Monthly Archives: October 2014

Lambeth Palace

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On Monday the 13th, the morning after our big day here, I had to have an early meal in order to be in the car before ten to be on my way to London and Lambeth Palace for the licensing of the Revd Canon Mike Kavanagh as the new Chaplain General and Archdeacon to the Prisons. Despite the rain and occasional hold-ups we made pretty good time and got there shortly before noon, when the service was to begin. It took a a couple of minutes to persuade the ill-tempered gatekeeper to open the massive wooden doors into the palace courtyard and then once out of the car and in the palace itself another few minutes passed while I was escorted down a couple of huge corridors with portraits of former Archbishops beaming down from the walls on either side. When I arrived at the ancient Archbishop’s Chapel the service had just begun and the Archbishop of Canterbury was speaking. Unfortunately, from where I sat I could barely hear him and certainly couldn’t make out what he was saying. It was a bit like that for much of the twenty-five minutes or so that remained, some parts were audible and understandable and some were not. Whether it was the acoustics or the inability of the participants to project, I’m not sure. During the procedure, Mike had to swear his allegiance to HM the Queen and promise to obey the Archbishops of Canterbury, York and Wales. At the end the various Faith Advisers and Chaplains present were invited to recite together this Affirmation:

We come from many Faith traditions: together we care for all those people held in our prisons.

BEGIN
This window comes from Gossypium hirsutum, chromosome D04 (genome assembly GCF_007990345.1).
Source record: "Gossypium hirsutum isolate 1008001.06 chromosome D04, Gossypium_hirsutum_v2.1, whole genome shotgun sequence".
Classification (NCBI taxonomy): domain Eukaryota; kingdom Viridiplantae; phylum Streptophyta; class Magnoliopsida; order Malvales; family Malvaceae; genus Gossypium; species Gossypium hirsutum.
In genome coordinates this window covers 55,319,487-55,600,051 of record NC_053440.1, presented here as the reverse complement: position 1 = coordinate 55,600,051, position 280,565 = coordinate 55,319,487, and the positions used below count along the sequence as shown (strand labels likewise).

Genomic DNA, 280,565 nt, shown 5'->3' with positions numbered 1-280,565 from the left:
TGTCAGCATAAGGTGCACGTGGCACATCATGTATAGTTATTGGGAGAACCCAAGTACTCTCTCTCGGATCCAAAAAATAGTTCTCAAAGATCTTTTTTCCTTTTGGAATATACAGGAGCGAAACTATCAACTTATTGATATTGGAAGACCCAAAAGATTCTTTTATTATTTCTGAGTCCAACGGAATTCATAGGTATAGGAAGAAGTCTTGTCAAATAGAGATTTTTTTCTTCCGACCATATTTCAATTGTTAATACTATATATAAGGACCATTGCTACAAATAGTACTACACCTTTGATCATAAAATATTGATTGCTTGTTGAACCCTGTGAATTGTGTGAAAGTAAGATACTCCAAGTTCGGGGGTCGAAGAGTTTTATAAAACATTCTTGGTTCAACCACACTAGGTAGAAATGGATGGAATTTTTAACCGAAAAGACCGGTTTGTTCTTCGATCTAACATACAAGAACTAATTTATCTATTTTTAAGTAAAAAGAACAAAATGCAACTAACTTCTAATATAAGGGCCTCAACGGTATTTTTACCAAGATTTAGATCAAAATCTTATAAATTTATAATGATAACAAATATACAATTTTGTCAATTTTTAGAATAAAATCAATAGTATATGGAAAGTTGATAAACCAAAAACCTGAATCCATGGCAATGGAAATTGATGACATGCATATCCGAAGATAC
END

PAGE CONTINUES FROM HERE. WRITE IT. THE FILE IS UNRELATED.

We commit ourselves afresh, as friends and colleagues, to provide opportunities for all to grow and develop into men and women of integrity who are strong and confident, learned, wise and truthful; free from crime, from the fear of crime and from anxiety.

We are united in our desire to work for the common good and to continue to work together in trust, in peace and in harmony, in a spirit of friendship and goodwill, in confidence that it will bear fruit in the lives of many.

Afterwards there was a buffet lunch, which, of course wasn’t much good to me but I enjoyed holding a glass of water and chatting to people while they balanced their plates and drinks and ate – and occasionally dropped a forkful on the carpet. At pudding time, a gong was sounded and Faith Advisers were invited to take their puddings in the Pink Drawing Room and sit round the table in conversation with the Archbishop to give him a sense of some of the key people supporting multifaith prison chaplaincy in England and Wales. When I had a chance to speak I told of my long involvement in prison chaplaincy and expressed my concern for the continuing development of multifaith prison chaplaincy. I explained that I didn’t see it as appropriate for Buddhist chaplains to be employed. I am happy for them to remain sessional and I see no reason why that should diminish their place within a chaplaincy team but I said that I have always felt that were I a prisoner I wouldn’t really be able to wholly trust a chaplain who was tied into the establishment of the prison. It was soon over and on the way back and since I’ve had much to think over of what I saw and heard in those couple of hours.